I’m sure you have heard it before; you should stretch after your workout. Or before. Or both. Stretching has long been talked about as something we should do, but typically it is the first thing to get skipped when we are in a hurry. After this difficult year, stretching is coming back as a hot topic because of the much-needed mind and body benefits that stretching provides.
Benefits of Stretching
Research has shown that stretching can help improve both your body’s flexibility and mobility. Mobility is the range of motion of your joints. Flexibility is the ability of your muscles, tendons and ligaments to lengthen. For example, flexibility is being able to reach down and touch your toes. Your hamstring muscles must lengthen, or be flexible, in order for that toe reach to happen. An example of mobility is your ankle flexing so that you can lower into a squat. If your ankle won’t bend as much, you can’t go as low into a squat. Going back to the toe reach example, someone could have good hamstring flexibility but limited mobility at the hip joint keeping them from reaching their toes (or vice versa). Mobility and flexibility do sometimes go hand in hand, and the terms are sometimes used interchangeably, but they aren’t the same thing. What matters most is that you do need both in order to perform at your best.
Better flexibility and mobility can help to improve your performance in physical activities, reduce potential aches and pains, decrease your risk of injuries, and enable your muscles to work most effectively. Our everyday lives can lend to shortened muscles, especially after sitting for long periods of time. Shortened muscles, in turn, decrease range of motion and can trigger body aches and pains. Working out can leave our muscles shortened and feeling tight as well. Lengthening the muscles through static stretching after your workout can help your muscles recover from your workout and potentially leave you with less soreness. Stretching helps keep muscles long, healthy and strong.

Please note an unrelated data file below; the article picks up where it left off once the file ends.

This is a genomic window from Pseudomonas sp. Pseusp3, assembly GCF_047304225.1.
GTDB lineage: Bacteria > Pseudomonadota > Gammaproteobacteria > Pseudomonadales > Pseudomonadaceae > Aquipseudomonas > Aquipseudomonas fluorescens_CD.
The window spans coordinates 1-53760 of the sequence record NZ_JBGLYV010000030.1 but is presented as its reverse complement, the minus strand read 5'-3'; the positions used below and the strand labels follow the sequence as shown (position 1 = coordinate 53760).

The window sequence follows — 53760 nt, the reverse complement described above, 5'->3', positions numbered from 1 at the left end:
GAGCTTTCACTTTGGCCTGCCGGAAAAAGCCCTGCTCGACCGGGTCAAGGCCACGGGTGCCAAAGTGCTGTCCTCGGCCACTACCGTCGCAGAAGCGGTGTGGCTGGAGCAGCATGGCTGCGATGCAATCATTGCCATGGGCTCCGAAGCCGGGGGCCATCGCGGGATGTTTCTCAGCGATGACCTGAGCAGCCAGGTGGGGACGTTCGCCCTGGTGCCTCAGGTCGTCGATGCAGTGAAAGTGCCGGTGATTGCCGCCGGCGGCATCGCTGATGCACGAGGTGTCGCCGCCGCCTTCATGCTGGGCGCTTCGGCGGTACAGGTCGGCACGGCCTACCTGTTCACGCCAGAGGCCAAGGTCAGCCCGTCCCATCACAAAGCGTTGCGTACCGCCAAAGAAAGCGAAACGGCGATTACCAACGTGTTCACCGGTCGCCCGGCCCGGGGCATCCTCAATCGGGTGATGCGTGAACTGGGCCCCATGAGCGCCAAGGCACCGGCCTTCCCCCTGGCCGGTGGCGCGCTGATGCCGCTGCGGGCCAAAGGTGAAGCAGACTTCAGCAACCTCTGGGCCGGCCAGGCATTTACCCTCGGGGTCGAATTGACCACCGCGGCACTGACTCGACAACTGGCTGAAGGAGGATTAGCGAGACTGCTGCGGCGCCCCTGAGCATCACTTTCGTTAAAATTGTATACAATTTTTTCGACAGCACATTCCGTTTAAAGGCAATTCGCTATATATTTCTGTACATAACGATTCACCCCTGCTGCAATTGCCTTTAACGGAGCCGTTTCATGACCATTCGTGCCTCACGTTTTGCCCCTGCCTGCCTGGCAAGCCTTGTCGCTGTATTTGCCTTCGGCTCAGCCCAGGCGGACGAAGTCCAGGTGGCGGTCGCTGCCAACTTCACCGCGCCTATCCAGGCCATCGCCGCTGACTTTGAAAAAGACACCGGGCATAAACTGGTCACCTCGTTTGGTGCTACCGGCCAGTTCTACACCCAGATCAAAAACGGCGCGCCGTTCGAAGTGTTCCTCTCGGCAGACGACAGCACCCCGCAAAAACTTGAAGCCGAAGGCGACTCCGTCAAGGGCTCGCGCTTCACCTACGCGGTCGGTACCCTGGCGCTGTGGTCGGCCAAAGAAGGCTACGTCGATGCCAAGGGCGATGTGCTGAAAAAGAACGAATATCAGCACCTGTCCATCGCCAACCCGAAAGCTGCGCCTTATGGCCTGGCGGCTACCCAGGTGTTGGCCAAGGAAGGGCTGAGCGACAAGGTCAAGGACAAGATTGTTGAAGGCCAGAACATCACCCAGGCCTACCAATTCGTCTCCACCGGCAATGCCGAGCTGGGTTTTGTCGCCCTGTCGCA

Stretching should be part of every workout, and not just at the end. As ACE (American Council on Exercise) points out, “Dynamic stretches are often used as part of a warm-up to help increase core body temperature and functionally prepare the body for the movements that are to come. As a result, stretching is often considered an important part of injury prevention, as cold muscles and tendons in the body have a greater likelihood of rupture, strain or sprain.”
Stretching will help you stay active as you age. Improving mobility and maintaining flexibility (which naturally declines as we age) allows our body to stay in top shape. Maintaining flexibility while aging can decrease the risk of injury, improve balance, decrease chronic pain, improve workouts, improves posture and keeps you looking younger! The more we care for our bodies, the longer we can continue to be active and live independently.
Another benefit of stretching beyond flexibility and mobility is possible improvement in hypertension. According to research, when you stretch your muscles, you are also stretching all of the blood vessels that feed into the muscle. This includes your arteries. If you reduce the stiffness in your arteries, there is less resistance to blood flow which can result in a reduction in blood pressure.